Perspectives on ancient Greece

Now available for purchase at Amazon.com, Amazon.de, and Bokorder.se Perspectives on ancient Greece. Papers in celebration of the 60th anniversary of the Swedish Institute at Athens By Ann-Louise Schallin (ed.) This volume presents current research related to Greek prehistory and Classical Archaeology and thus serves as a crosssection of the research strategies, which the Swedish Institute at Athens promotes. The topics relate to research, which span from the Neolithic to the Hellenistic times. The reason for putting this publication together is twofold: one aim is to publish the papers, which were put forward by a select number of Swedish scholars who were invited to give lectures at the Swedish Institute at Athens during the celebrations commemorating the Institute’s 60th anniversary on 10 May 2008. The second aim is to honour professor emeritus Robin Hägg, who was the director at the Swedish Institute at Athens from 1976 to 1994. This book thus consists of articles based on the lectures, which were held at the Swedish Institute celebrations on May 10 2008 and also of a number of articles by scholars who wished to celebrate Robin Hägg and who thus joined the venture. Contents Acknowledgements Ann-Louise Schallin | Introduction Mats Johnson |…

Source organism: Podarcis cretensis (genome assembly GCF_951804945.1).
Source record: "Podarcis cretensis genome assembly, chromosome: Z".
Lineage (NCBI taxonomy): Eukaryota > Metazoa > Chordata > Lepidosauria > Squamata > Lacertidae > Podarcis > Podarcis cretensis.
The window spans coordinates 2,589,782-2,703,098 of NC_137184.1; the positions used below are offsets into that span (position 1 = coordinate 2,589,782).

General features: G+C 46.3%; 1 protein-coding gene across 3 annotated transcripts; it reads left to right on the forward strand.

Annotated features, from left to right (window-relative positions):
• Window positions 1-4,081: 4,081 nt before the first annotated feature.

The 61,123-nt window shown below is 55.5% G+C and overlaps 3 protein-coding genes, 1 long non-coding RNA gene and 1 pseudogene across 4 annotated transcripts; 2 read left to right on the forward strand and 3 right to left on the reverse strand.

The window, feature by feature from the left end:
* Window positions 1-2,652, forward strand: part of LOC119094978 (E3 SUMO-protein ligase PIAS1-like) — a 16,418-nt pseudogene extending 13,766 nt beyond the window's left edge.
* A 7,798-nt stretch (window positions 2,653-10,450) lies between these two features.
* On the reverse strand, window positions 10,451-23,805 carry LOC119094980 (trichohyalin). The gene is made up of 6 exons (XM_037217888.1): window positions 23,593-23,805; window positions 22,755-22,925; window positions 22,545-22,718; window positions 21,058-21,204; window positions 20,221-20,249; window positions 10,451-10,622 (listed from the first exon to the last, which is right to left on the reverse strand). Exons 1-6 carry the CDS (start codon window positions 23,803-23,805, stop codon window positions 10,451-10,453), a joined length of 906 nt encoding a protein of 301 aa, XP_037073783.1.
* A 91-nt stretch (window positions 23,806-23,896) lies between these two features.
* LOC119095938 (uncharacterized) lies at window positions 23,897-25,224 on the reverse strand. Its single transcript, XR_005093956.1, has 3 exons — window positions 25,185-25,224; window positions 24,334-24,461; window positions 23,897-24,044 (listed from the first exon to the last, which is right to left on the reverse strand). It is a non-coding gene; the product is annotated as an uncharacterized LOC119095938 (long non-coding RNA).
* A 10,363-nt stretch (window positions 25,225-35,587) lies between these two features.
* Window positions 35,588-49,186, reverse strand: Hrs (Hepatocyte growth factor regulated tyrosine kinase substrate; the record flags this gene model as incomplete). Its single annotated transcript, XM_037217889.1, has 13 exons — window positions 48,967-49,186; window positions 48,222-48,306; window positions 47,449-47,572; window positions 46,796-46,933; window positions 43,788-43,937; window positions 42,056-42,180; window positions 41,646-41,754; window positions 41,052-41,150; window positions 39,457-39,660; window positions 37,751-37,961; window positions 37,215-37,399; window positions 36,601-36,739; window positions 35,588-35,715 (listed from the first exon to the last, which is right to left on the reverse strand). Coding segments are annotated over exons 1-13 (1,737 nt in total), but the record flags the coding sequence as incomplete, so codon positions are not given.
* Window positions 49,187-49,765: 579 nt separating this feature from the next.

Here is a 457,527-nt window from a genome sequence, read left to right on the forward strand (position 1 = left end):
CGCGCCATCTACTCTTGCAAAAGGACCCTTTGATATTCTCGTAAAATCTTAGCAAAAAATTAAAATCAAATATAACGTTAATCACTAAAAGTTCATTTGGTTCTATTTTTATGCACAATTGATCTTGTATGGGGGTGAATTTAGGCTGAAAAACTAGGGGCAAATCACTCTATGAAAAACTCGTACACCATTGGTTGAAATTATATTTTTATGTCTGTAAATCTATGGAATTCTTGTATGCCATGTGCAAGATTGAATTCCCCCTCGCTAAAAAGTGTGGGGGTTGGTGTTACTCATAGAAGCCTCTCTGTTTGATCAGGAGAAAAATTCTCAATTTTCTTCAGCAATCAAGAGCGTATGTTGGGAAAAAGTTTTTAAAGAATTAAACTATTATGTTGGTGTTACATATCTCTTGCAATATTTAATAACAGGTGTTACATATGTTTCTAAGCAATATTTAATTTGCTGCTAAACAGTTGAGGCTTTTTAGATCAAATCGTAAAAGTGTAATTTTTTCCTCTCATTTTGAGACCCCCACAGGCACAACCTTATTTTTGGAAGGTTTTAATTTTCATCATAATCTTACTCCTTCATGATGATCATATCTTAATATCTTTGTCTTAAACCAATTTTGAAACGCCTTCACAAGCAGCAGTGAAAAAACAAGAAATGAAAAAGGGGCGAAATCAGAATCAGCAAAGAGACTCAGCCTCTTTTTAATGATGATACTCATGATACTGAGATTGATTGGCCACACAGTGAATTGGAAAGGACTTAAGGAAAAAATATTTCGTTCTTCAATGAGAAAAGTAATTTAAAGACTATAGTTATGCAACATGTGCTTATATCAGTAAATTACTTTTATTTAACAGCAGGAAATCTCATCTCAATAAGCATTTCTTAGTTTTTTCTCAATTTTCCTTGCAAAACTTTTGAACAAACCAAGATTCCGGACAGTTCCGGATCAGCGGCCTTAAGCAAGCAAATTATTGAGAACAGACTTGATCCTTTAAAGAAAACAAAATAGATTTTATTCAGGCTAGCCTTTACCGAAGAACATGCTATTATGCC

Current approaches to religion in ancient Greece

Now available for purchase at Amazon.com, Amazon.de, Bokus.com, Adlibris.com, and Bokorder.se Current approaches to religion in ancient Greece. Papers presented at a symposium at the Swedish Institute at Athens, 17–19 April 2008 By Matthew Haysom & Jenny Wallensten (eds.) In recent years Greek religion has emerged as one of the main topics for the study of ancient Greek society as a whole. This flourishing interest is certainly due to the recognition of the centrality of religion to Greek culture: religious beliefs and practices were connected to almost every aspect of the Greek world. This volume brings together fourteen contributions from a group of upcoming international scholars, presented at a conference held in the Swedish Institute at Athens and the British School at Athens in 2008. The papers take a wide range of approaches: archaeological, epigraphic, iconographical, philological and historical. They demonstrate the diversity of the subject, covering such issues as nineteenth-century historiography, cult epithets, the pantheon, regionalism, polis religion, the performance of ritual, the use of music in ritual, the accessibility of sacred space, and the visual aspects of dedications. The contributions bring new theoretical perspectives, seek to better understand ritual, and highlight the variety of Greek religion. Contents Preface…